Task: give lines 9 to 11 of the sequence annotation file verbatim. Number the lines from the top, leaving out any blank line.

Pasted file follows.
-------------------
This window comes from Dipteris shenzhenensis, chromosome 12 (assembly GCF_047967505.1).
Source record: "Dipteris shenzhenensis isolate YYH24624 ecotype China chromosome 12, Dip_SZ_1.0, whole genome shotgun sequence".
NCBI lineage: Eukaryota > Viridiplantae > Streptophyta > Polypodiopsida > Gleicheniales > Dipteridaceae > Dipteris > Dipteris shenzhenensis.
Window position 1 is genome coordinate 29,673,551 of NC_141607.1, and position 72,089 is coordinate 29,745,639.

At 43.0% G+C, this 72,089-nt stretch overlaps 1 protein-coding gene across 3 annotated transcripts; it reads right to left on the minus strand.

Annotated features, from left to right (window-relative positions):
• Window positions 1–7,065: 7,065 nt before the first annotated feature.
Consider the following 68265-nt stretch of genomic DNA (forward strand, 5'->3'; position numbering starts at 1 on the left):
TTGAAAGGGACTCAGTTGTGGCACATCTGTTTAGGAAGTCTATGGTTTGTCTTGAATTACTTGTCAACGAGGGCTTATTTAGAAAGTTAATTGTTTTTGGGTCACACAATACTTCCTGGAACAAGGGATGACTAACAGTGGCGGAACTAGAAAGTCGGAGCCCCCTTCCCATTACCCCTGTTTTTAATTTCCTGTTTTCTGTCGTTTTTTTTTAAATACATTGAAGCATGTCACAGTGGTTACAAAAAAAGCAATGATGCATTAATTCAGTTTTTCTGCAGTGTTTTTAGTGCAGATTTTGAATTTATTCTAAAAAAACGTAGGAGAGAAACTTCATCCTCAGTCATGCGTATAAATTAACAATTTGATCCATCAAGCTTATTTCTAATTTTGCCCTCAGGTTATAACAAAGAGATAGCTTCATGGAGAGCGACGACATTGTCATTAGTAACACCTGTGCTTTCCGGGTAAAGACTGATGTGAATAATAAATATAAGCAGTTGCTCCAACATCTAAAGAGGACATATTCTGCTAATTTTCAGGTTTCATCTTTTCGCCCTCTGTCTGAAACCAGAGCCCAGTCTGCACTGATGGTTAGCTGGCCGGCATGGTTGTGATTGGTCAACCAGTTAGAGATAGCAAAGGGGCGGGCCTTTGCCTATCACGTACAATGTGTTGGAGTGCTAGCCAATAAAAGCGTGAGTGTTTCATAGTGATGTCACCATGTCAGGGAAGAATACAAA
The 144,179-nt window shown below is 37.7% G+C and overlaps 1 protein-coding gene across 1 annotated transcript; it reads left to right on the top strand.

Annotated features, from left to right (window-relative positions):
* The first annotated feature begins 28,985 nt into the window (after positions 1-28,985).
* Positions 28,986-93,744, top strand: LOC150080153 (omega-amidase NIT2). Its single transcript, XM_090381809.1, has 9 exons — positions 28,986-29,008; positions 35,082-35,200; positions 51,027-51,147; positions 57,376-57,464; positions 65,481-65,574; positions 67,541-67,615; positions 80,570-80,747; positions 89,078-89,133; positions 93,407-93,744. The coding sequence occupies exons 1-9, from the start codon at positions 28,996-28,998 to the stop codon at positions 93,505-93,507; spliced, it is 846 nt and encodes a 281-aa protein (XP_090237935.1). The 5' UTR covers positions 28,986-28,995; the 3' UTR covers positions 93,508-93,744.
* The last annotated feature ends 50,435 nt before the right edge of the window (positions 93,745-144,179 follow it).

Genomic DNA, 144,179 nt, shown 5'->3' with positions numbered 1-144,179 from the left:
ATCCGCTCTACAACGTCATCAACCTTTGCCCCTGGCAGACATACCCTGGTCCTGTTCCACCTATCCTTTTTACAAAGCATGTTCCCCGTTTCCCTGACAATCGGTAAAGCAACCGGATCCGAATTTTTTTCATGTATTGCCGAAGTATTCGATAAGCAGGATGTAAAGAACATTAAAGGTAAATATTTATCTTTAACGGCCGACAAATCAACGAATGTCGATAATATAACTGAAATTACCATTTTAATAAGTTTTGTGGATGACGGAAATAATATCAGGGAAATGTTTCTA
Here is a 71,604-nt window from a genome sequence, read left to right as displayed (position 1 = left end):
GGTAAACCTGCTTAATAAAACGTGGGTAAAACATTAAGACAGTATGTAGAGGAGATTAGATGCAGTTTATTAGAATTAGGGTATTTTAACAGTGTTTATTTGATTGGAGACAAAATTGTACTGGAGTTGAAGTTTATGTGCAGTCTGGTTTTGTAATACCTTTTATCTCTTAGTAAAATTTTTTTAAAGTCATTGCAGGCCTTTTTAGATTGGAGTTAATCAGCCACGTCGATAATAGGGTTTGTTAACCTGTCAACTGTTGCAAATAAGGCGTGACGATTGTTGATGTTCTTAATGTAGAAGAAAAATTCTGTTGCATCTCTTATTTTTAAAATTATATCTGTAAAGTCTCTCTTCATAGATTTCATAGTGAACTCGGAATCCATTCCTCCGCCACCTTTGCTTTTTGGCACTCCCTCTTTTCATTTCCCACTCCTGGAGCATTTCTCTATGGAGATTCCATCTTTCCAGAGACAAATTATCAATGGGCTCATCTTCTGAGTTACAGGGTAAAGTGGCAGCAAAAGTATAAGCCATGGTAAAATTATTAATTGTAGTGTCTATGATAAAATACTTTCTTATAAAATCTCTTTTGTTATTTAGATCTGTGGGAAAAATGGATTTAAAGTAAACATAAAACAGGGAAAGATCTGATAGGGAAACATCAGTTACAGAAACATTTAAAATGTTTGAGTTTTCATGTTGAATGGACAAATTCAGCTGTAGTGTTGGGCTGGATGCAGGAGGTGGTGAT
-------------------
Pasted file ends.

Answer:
TTGAAAGGGACTCAGTTGTGGCACATCTGTTTAGGAAGTCTATGGTTTGTCTTGAATTACTTGTCAACGAGGGCTTATTTAGAAAGTTAATTGTTTTTGGGTCACACAATACTTCCTGGAACAAGGGATGACTAACAGTGGCGGAACTAGAAAGTCGGAGCCCCCTTCCCATTACCCCTGTTTTTAATTTCCTGTTTTCTGTCGTTTTTTTTTAAATACATTGAAGCATGTCACAGTGGTTACAAAAAAAGCAATGATGCATTAATTCAGTTTTTCTGCAGTGTTTTTAGTGCAGATTTTGAATTTATTCTAAAAAAACGTAGGAGAGAAACTTCATCCTCAGTCATGCGTATAAATTAACAATTTGATCCATCAAGCTTATTTCTAATTTTGCCCTCAGGTTATAACAAAGAGATAGCTTCATGGAGAGCGACGACATTGTCATTAGTAACACCTGTGCTTTCCGGGTAAAGACTGATGTGAATAATAAATATAAGCAGTTGCTCCAACATCTAAAGAGGACATATTCTGCTAATTTTCAGGTTTCATCTTTTCGCCCTCTGTCTGAAACCAGAGCCCAGTCTGCACTGATGGTTAGCTGGCCGGCATGGTTGTGATTGGTCAACCAGTTAGAGATAGCAAAGGGGCGGGCCTTTGCCTATCACGTACAATGTGTTGGAGTGCTAGCCAATAAAAGCGTGAGTGTTTCATAGTGATGTCACCATGTCAGGGAAGAATACAAA
The 144,179-nt window shown below is 37.7% G+C and overlaps 1 protein-coding gene across 1 annotated transcript; it reads left to right on the top strand.

Annotated features, from left to right (window-relative positions):